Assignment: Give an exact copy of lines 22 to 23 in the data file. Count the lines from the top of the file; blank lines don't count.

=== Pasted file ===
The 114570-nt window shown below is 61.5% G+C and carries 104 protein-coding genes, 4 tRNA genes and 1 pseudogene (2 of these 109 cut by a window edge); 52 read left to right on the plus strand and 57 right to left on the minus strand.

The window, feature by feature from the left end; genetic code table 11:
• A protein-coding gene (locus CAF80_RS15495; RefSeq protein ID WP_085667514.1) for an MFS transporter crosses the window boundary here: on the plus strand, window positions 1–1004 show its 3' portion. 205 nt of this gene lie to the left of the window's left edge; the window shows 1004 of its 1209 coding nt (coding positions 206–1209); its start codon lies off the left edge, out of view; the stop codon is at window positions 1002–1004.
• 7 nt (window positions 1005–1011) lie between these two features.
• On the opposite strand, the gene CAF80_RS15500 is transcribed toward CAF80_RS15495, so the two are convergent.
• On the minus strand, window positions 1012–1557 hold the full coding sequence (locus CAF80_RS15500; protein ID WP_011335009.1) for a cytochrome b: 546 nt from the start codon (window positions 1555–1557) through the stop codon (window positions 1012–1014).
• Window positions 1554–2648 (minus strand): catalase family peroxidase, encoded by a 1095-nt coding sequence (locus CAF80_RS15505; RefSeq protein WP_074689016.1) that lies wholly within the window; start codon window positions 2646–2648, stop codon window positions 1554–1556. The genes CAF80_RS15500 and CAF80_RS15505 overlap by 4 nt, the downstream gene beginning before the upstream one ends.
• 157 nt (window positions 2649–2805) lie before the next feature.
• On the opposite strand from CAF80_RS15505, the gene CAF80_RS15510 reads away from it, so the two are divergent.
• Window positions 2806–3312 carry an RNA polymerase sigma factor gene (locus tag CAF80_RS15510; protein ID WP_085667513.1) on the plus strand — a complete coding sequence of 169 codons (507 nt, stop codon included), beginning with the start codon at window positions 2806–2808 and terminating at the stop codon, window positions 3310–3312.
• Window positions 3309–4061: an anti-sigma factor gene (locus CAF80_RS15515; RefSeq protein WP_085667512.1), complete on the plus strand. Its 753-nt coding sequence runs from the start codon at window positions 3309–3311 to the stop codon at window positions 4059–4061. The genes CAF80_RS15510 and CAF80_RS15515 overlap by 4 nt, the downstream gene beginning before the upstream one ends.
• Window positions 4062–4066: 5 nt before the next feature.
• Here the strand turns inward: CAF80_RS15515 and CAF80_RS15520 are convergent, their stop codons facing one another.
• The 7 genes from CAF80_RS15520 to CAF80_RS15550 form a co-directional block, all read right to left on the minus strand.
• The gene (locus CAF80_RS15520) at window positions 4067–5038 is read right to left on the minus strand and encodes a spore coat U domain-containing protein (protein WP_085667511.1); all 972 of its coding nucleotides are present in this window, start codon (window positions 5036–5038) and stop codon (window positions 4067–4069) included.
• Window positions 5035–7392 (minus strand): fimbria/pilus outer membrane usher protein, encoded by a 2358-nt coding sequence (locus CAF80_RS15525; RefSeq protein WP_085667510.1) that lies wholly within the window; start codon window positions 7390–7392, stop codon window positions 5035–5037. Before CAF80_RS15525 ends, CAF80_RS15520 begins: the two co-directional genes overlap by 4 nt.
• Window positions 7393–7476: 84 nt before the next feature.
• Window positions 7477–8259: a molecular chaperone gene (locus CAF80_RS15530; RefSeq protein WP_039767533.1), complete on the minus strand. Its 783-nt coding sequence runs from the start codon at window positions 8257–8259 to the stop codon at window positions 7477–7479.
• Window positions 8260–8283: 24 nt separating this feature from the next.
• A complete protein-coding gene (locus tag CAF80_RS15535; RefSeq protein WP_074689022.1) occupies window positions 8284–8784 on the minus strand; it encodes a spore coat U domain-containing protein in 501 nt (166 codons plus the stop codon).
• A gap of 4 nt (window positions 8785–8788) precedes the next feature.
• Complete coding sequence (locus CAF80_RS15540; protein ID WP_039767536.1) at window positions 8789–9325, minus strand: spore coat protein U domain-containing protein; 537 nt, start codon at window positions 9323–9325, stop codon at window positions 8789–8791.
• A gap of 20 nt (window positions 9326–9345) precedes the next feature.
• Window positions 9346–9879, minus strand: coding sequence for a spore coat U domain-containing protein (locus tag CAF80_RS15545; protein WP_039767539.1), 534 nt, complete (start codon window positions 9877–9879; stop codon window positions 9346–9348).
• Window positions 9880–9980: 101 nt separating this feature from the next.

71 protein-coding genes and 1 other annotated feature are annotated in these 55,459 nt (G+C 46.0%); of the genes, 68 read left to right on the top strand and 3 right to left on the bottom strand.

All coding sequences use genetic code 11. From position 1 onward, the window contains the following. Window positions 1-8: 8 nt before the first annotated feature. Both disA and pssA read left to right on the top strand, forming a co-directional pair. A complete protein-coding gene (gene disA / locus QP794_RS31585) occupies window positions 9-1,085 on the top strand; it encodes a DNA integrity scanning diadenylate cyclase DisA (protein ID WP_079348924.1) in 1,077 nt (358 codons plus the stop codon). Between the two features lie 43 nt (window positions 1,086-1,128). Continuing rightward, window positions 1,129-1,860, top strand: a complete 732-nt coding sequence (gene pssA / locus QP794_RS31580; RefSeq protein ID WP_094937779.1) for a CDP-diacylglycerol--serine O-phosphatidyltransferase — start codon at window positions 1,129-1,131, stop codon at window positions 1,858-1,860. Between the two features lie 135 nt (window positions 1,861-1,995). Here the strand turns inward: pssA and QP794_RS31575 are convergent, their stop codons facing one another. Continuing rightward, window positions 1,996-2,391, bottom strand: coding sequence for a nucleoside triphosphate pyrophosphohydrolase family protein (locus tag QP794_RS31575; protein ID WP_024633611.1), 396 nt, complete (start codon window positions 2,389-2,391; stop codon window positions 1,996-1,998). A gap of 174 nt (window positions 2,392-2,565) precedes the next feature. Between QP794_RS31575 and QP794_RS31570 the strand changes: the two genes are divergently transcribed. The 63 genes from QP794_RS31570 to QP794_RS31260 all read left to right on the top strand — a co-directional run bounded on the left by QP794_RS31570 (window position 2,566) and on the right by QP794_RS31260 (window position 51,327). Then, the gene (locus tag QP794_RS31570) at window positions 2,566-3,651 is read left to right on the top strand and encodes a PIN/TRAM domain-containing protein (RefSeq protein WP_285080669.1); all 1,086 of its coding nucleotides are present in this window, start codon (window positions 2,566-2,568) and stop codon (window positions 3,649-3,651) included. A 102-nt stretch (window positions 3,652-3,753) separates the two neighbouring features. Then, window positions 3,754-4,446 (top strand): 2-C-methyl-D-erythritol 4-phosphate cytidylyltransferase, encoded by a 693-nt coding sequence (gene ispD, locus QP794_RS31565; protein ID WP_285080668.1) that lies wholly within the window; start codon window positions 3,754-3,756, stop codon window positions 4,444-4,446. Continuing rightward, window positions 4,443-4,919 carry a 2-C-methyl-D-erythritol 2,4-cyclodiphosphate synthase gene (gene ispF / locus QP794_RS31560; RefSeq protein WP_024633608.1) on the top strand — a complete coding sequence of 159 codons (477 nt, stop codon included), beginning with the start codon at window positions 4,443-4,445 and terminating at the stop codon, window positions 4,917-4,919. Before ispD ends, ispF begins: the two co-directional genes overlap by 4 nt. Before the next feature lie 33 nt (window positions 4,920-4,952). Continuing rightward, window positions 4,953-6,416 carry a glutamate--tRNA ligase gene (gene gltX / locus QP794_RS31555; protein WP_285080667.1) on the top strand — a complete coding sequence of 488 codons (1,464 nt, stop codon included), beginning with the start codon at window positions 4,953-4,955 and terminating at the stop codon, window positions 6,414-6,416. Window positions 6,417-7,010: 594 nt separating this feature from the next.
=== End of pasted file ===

• Complete coding sequence (locus CAF80_RS15540; protein ID WP_039767536.1) at window positions 8789–9325, minus strand: spore coat protein U domain-containing protein; 537 nt, start codon at window positions 9323–9325, stop codon at window positions 8789–8791.
• A gap of 20 nt (window positions 9326–9345) precedes the next feature.